Consumer confidence has fallen to a record low as concern grows about whether households will be able to afford rising utility, food and fuel bills.
Confidence, as measured on the monthly barometer by GfK, fell two points to minus 40, the lowest score since records began in 1974. The results of the online survey of 2,000 over-16s this month found that sentiments were even lower than they were at the peak of the financial crisis in July 2008, when the barometer reached minus 39.
Consumers have little hope for the outlook for the wider economy, which contracted in March and is expected to shrink further this year. The likelihood that they will buy big-ticket items, such as furniture or electrical goods, has fallen for the past six months.
Prices rose at their fastest rate in 40 years in the year to April, when inflation reached 9 per cent.
Households are facing a 54 per cent rise in energy bills, with more increases to come. The Bank of England expects inflation to exceed 10 per cent in October when the energy price cap is lifted for the second time this year.
Take-home pay is set to fall by 2.2 per cent this year, the highest figure since records began in the 1950s, according to the Office for Budget Responsibility.
Expectations for the general economic situation over the coming year have dropped in the GfK survey by one point to minus 56. This is 60 points lower than a year ago. The major purchase index, which measures respondents’ likelihood of buying expensive goods, fell by 3 points to minus 35. This is 28 points lower than last May.
Joe Staton, client strategy director at GfK, said that consumer confidence was weaker than in “the darkest days of the global banking crisis” and the Covid shutdown”. He added: “Even the Bank of England is pessimistic. The outlook for consumer confidence is gloomy and nothing on the economic horizon shows a reason for optimism any time soon.”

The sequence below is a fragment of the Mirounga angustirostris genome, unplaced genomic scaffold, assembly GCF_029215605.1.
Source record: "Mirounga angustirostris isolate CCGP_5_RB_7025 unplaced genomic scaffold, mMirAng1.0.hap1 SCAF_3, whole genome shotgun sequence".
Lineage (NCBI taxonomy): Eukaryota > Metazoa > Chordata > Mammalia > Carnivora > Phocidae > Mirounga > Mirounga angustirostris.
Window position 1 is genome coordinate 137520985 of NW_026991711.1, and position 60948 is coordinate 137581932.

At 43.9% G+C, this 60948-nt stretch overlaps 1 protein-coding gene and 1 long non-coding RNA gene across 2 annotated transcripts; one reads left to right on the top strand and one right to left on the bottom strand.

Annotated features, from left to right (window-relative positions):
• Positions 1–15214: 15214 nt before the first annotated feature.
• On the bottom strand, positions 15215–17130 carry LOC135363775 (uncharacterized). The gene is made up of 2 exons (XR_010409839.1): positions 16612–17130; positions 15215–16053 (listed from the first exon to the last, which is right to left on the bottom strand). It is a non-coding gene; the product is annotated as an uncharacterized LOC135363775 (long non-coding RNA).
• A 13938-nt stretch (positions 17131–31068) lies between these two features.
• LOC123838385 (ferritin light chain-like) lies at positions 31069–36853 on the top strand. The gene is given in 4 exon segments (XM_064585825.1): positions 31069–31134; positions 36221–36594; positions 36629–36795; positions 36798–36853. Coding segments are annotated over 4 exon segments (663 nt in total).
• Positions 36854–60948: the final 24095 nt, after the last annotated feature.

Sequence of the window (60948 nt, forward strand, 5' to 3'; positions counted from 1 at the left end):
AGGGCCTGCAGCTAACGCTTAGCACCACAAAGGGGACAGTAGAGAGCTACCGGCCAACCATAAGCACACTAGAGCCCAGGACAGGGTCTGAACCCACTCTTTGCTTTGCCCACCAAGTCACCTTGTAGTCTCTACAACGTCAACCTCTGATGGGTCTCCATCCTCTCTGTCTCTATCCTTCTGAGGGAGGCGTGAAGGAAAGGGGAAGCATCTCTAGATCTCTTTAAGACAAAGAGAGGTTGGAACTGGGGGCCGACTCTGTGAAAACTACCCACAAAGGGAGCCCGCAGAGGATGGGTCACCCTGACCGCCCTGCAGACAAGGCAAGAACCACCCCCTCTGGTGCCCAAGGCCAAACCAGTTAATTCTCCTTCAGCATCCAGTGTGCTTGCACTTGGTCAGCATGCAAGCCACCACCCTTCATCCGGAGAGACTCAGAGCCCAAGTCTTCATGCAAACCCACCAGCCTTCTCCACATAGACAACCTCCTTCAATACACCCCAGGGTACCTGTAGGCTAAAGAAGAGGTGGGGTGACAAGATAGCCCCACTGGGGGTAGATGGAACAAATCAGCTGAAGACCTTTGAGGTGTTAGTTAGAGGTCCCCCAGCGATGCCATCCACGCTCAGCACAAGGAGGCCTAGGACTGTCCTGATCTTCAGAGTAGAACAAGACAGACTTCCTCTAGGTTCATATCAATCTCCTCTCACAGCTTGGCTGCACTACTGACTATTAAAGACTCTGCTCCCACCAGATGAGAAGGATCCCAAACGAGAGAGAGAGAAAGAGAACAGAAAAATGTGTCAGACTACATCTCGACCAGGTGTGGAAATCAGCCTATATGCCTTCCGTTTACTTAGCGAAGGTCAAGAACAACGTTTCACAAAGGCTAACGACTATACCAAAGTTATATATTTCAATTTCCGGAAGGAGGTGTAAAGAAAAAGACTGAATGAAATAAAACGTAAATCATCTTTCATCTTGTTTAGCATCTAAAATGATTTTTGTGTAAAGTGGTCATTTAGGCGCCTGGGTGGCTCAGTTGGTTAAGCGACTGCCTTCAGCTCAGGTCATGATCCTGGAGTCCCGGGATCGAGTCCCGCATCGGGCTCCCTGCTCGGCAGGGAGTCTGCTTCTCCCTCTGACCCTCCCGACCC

Andrew Bailey, the Bank governor, told MPs on Monday that it made him “very, very uncomfortable” to admit that monetary policy could do little to bring down inflation, which is being driven mainly by external factors such as the war in Ukraine.
“It is a very difficult place to be in to say that there will be 10 per cent inflation and there is nothing we can do about 80 per cent of it,” he said.
Business confidence has also taken a hit, with manufacturers scaling back plans to invest since the war in Ukraine. Confidence fell to minus 30 per cent in the three months to May, according to the CBI’s industrial trends survey, with plans to invest in buildings, plant and machinery remaining weak.
There was a rise in output in the manufacturing sector, but this is expected to fall in the next quarter when rising costs squeeze consumers’ spending power and push up prices.
Growth slowed in April, with eight out of 14 sectors growing at a slower rate compared with four sectors the month before, according to Lloyds Bank’s sector tracker. The survey of private sector companies found that 11 of the sectors recorded weaker demand last month than in March.
Jeavon Lolay, the head of economics and market insight at Lloyds Bank commercial banking, said: “Consumers are becoming far more conservative in relation to spending as the cost of living rises, which in turn is having a direct impact on business’s output growth.
“Businesses are also battling intense cost pressures, with a record share of firms reporting raising prices to maintain margins.”